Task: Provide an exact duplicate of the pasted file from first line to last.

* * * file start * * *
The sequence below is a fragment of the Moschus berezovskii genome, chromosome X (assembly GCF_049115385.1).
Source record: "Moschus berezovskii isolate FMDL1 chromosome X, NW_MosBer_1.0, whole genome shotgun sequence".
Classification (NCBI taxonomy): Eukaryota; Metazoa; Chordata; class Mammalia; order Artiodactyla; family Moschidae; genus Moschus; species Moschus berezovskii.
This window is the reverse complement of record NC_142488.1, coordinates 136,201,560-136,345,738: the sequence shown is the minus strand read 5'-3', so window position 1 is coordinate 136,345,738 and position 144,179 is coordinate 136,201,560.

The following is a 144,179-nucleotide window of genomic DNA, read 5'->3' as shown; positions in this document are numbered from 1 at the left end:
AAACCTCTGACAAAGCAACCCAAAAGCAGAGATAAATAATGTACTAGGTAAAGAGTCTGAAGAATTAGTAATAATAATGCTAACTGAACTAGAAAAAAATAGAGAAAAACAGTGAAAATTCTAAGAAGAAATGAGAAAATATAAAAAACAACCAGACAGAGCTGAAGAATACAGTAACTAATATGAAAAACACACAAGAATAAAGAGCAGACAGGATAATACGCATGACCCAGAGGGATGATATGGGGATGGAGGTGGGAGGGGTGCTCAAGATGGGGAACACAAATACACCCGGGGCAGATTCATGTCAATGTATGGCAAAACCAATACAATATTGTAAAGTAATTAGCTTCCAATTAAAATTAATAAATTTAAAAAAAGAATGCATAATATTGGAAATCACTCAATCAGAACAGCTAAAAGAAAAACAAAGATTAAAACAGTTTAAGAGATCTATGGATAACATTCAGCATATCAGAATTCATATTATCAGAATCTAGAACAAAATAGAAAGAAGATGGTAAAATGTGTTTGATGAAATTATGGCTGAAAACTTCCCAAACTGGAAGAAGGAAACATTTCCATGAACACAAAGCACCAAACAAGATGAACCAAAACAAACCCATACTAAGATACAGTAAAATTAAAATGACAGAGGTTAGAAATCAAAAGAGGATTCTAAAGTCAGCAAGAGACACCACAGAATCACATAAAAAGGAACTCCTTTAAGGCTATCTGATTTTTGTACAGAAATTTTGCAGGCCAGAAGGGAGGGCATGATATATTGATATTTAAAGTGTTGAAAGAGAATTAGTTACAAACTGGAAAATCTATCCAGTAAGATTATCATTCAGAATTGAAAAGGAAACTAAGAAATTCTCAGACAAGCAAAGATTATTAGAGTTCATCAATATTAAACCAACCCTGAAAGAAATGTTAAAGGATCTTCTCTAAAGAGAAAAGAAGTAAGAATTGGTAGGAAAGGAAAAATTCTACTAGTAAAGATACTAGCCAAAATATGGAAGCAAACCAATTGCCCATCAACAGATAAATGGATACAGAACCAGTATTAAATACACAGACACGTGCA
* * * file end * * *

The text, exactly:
The sequence below is a fragment of the Moschus berezovskii genome, chromosome X (assembly GCF_049115385.1).
Source record: "Moschus berezovskii isolate FMDL1 chromosome X, NW_MosBer_1.0, whole genome shotgun sequence".
Classification (NCBI taxonomy): Eukaryota; Metazoa; Chordata; class Mammalia; order Artiodactyla; family Moschidae; genus Moschus; species Moschus berezovskii.
This window is the reverse complement of record NC_142488.1, coordinates 136,201,560-136,345,738: the sequence shown is the minus strand read 5'-3', so window position 1 is coordinate 136,345,738 and position 144,179 is coordinate 136,201,560.

The following is a 144,179-nucleotide window of genomic DNA, read 5'->3' as shown; positions in this document are numbered from 1 at the left end:
AAACCTCTGACAAAGCAACCCAAAAGCAGAGATAAATAATGTACTAGGTAAAGAGTCTGAAGAATTAGTAATAATAATGCTAACTGAACTAGAAAAAAATAGAGAAAAACAGTGAAAATTCTAAGAAGAAATGAGAAAATATAAAAAACAACCAGACAGAGCTGAAGAATACAGTAACTAATATGAAAAACACACAAGAATAAAGAGCAGACAGGATAATACGCATGACCCAGAGGGATGATATGGGGATGGAGGTGGGAGGGGTGCTCAAGATGGGGAACACAAATACACCCGGGGCAGATTCATGTCAATGTATGGCAAAACCAATACAATATTGTAAAGTAATTAGCTTCCAATTAAAATTAATAAATTTAAAAAAAGAATGCATAATATTGGAAATCACTCAATCAGAACAGCTAAAAGAAAAACAAAGATTAAAACAGTTTAAGAGATCTATGGATAACATTCAGCATATCAGAATTCATATTATCAGAATCTAGAACAAAATAGAAAGAAGATGGTAAAATGTGTTTGATGAAATTATGGCTGAAAACTTCCCAAACTGGAAGAAGGAAACATTTCCATGAACACAAAGCACCAAACAAGATGAACCAAAACAAACCCATACTAAGATACAGTAAAATTAAAATGACAGAGGTTAGAAATCAAAAGAGGATTCTAAAGTCAGCAAGAGACACCACAGAATCACATAAAAAGGAACTCCTTTAAGGCTATCTGATTTTTGTACAGAAATTTTGCAGGCCAGAAGGGAGGGCATGATATATTGATATTTAAAGTGTTGAAAGAGAATTAGTTACAAACTGGAAAATCTATCCAGTAAGATTATCATTCAGAATTGAAAAGGAAACTAAGAAATTCTCAGACAAGCAAAGATTATTAGAGTTCATCAATATTAAACCAACCCTGAAAGAAATGTTAAAGGATCTTCTCTAAAGAGAAAAGAAGTAAGAATTGGTAGGAAAGGAAAAATTCTACTAGTAAAGATACTAGCCAAAATATGGAAGCAAACCAATTGCCCATCAACAGATAAATGGATACAGAACCAGTATTAAATACACAGACACGTGCA